Tuesday, September 09, 2008

Maori Party is not looking for formal coalition agreement post election

The Maori Party has given its closest indication yet as to what it wants to do after the election, even should it hold the balance of power in November, and it has nothing to do with a formal coalition agreement.

Maori co leader Pita Sharples gave a speech this morning at a Forum on the Family , which was hosted by the Family First lobby today. After the speech he said that the Maori Party is not looking to go into coalition with anyone after the election - at this stage.

"We're looking for a Treaty partner, not a coalition partner".

It is not inconceivable that the Maori Party, should it hold the balance of power, could decide that it would be more effective in furthering its agenda during the Government formation process, influencing a minority Government's policy programme outside of a formal coalition agreement. It could do this by one of its members becoming part of the Government - like Peter Dunne currently is - or outside of Government completely.

The Maori Party could negotiate a co-operation agreement, enter into a confidence and supply agreement, or negotiate an agreement that is a combination of the two, with the main governing party. To do so has several advantages over a formal coalition: the Maori Party will not be bound by collective responsibility or have to support all government bills while being constrained by a larger coalition partner who do not have the aspirations of Maori or Te Ao Maori at heart. In addition, it can influence the agenda and government policy before the house sits, for example, by securing government support for a Private Members bill and ensuring that it is highly prioritised in the Governments legislative agenda. Additionally it could prevent a Government from passing specific legislation, for example amending the1993 Electoral Act to abolish the Maori seats, or pass legislation to have the seats entrenched,as the general seats are, until Maori are happy to have them removed.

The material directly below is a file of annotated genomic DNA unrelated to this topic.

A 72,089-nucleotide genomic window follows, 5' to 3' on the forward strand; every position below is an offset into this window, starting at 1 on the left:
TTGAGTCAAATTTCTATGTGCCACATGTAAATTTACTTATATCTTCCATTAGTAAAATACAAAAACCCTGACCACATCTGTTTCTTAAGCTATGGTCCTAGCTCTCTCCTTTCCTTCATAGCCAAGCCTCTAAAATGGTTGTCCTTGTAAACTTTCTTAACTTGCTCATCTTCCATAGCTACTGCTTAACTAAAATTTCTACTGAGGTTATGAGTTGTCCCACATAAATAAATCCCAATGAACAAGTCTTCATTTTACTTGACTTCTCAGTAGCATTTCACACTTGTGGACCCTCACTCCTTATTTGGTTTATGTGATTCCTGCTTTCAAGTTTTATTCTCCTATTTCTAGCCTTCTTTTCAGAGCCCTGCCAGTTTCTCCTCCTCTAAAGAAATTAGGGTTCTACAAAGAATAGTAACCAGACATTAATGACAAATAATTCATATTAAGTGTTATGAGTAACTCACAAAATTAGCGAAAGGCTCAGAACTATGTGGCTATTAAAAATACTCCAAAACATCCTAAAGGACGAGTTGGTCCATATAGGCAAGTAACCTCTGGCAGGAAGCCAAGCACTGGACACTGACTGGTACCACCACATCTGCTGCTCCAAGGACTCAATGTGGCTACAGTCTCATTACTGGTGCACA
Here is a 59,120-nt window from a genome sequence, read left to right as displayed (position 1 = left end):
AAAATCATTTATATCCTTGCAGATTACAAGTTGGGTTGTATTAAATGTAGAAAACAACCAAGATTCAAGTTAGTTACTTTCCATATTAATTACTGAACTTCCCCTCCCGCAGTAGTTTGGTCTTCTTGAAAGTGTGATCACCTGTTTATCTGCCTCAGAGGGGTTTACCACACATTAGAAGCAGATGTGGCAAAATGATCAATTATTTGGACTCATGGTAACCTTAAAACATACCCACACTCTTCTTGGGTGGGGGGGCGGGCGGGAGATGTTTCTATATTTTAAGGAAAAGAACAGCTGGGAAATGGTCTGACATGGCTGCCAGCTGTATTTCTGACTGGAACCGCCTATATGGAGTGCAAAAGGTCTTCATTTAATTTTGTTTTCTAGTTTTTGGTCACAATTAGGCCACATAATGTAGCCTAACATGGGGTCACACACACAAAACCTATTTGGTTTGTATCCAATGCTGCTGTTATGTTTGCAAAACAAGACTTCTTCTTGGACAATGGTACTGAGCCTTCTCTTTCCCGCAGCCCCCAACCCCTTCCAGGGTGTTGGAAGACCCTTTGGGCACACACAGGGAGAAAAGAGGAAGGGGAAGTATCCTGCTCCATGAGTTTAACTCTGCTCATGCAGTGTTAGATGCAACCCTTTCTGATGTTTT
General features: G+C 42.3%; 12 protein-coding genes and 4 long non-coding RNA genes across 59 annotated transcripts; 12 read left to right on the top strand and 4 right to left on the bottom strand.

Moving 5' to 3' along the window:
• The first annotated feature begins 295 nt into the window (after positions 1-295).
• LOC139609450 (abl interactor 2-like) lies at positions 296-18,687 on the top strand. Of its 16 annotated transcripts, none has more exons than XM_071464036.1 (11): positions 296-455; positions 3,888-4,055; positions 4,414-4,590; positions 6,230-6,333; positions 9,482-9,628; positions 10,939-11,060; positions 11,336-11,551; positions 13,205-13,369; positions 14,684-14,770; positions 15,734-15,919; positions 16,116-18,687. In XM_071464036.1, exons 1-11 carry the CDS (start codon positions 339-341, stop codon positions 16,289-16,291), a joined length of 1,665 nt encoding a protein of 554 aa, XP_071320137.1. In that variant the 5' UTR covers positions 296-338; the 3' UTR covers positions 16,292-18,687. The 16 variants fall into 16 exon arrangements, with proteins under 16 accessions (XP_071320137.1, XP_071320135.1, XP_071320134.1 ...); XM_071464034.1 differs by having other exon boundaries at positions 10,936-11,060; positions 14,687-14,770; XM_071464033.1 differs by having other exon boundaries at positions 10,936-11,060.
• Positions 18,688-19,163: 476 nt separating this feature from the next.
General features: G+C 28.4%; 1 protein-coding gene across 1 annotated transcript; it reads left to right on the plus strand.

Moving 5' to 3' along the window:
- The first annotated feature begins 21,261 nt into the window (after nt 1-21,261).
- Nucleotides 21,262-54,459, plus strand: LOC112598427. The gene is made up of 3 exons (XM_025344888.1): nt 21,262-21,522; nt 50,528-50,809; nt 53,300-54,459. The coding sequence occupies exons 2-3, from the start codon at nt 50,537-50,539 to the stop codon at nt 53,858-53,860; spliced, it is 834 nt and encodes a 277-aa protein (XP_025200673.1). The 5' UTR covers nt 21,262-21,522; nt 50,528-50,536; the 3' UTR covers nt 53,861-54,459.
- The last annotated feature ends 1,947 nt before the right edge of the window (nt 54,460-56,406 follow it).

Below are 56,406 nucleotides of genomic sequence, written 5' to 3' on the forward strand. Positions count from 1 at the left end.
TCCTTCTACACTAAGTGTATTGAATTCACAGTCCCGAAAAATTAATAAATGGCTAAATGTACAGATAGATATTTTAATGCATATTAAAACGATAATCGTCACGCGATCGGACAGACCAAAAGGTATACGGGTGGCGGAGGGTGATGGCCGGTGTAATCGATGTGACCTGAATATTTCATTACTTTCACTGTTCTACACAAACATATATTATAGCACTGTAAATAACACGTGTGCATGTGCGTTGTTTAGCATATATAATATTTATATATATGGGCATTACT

But if the Maori Party does agree to this type of support arrangement and Pita Sharples was to be come a minister outside cabinet with responsibility for his portfolio area only, one would wonder if your name has to be Peter, (or a variant like Peters or Pita) to be a minister while leading a non-Government party.

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